In 1999-2000, quarterback Kurt Warner emerged from obscurity to lead the St. Louis Rams to victory in Super Bowl XXXIV. Named the league's MVP and Super Bowl MVP, he set performance records en route to football's summit. But five years earlier, he was making $5.50 per hour stocking shelves nightly at the Cedar Falls, Iowa, Hy-Vee grocery store.
Warner's story is the subject of Lionsgate's compelling film opening Christmas Day. American Underdog stars Zachary Levi (Shazam!) as Kurt Warner; Academy Award winner Anna Paquin (The Piano, X-Men) as his wife, Brenda; and Dennis Quaid (A Dog's Journey, Soul Surfer) as head coach Dick Vermeil. The Erwin brothers (I Can Only Imagine) directed the film based on the book All Things Possible by Kurt Warner with Michael Silver.
Despite his high school success, Iowa's top colleges overlooked Warner, so he played for Division 1-AA University of Northern Iowa, though only as a backup until his senior year.
As graduation approached, NFL teams initially ignored him. Eventually, the Green Bay Packers signed him but cut him after five weeks. He noted in his book, "I wasn't [yet] mentally, emotionally, or spiritually prepared to handle success."
Money was tight. He and Brenda "lived in a basement, and ate meals purchased with food stamps." They drove an old, mice-infested car that died on left turns, necessitating creative navigation to involve only right turns.
Four seasons of arena football and NFL Europe honed Warner's skills. Signed by the Rams in 1998 as a backup quarterback, he threw just 11 passes. In 1999, the starting quarterback was injured, and Warner began to shine. Sports Illustrated's cover photo included the caption "Who Is This Guy?" The Rams lost only three games that season.
In his book, Warner reflects on his character builders: "Gale Sayers, the Chicago Bears' Hall of Fame running back, [wrote a book] I Am Third .… God first, his family second, and himself third." Brenda helped Kurt understand that forgiveness and friendship with God were gifts, not rewards for good behavior.
Warner says he does not see God as a divine touchdown bestower but feels faith has practical benefits: "Any sharpness, clarity, and grace under fire I'm able to summon are a result of faith and God's presence in my life."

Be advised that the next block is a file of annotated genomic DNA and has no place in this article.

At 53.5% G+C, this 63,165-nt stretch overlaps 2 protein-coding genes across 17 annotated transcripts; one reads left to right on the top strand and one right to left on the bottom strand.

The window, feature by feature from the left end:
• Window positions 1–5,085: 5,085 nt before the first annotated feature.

Warner has had numerous opportunities to display grace under fire. With a tie score and only two minutes remaining in Super Bowl XXXIV, Coach Vermeil told him, "You couldn't ask for a better script. Now go out and give it that perfect ending." Warner threw the winning touchdown pass.
Warner's NFL career spanned 12 seasons with the Rams, New York Giants, and Arizona Cardinals. It included MVP designations in two seasons and two more Super Bowls. Each was close, his team losing by slim margins (3- and 4- point differences) in the final minute of play. He was then inducted into the Hall of Fame in 2017.
Pleased that his story can inspire others, he notes in his book, "Your situation might seem bleak, but often you look back and realize it was part of a larger plan. I believe that the Lord has a plan for each of us that's better than anything we can imagine — even if that plan isn't obvious to us at every stage."
American Underdog is a touching love story and family drama with exciting football action and a hope-filled boost for anyone ever tempted to give up. I suspect strong-faith, no-faith, and any-faith viewers will enjoy it.
Rusty Wright is an author and lecturer who has spoken on six continents. His film commentaries and columns have been published by newspapers across the country and used by more than 2,000 websites.